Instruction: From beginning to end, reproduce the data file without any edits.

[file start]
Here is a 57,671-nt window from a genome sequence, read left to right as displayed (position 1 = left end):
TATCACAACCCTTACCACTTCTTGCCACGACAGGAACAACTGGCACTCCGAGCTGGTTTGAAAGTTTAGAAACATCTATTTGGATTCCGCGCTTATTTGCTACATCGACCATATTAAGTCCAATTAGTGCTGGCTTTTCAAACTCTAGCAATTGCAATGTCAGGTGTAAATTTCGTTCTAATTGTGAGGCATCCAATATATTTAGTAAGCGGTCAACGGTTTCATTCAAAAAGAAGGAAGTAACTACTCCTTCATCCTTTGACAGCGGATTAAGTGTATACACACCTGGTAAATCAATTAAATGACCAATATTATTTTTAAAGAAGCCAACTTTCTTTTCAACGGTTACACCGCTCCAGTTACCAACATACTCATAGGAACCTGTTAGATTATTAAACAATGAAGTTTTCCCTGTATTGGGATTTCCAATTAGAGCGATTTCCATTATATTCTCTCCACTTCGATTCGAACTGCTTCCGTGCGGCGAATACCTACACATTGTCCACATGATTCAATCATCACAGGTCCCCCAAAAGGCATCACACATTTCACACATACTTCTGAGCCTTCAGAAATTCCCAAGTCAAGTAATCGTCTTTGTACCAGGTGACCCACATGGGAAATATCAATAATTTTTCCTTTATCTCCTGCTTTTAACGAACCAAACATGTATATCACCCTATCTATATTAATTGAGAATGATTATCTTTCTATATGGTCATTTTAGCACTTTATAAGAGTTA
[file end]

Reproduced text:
Here is a 57,671-nt window from a genome sequence, read left to right as displayed (position 1 = left end):
TATCACAACCCTTACCACTTCTTGCCACGACAGGAACAACTGGCACTCCGAGCTGGTTTGAAAGTTTAGAAACATCTATTTGGATTCCGCGCTTATTTGCTACATCGACCATATTAAGTCCAATTAGTGCTGGCTTTTCAAACTCTAGCAATTGCAATGTCAGGTGTAAATTTCGTTCTAATTGTGAGGCATCCAATATATTTAGTAAGCGGTCAACGGTTTCATTCAAAAAGAAGGAAGTAACTACTCCTTCATCCTTTGACAGCGGATTAAGTGTATACACACCTGGTAAATCAATTAAATGACCAATATTATTTTTAAAGAAGCCAACTTTCTTTTCAACGGTTACACCGCTCCAGTTACCAACATACTCATAGGAACCTGTTAGATTATTAAACAATGAAGTTTTCCCTGTATTGGGATTTCCAATTAGAGCGATTTCCATTATATTCTCTCCACTTCGATTCGAACTGCTTCCGTGCGGCGAATACCTACACATTGTCCACATGATTCAATCATCACAGGTCCCCCAAAAGGCATCACACATTTCACACATACTTCTGAGCCTTCAGAAATTCCCAAGTCAAGTAATCGTCTTTGTACCAGGTGACCCACATGGGAAATATCAATAATTTTTCCTTTATCTCCTGCTTTTAACGAACCAAACATGTATATCACCCTATCTATATTAATTGAGAATGATTATCTTTCTATATGGTCATTTTAGCACTTTATAAGAGTTA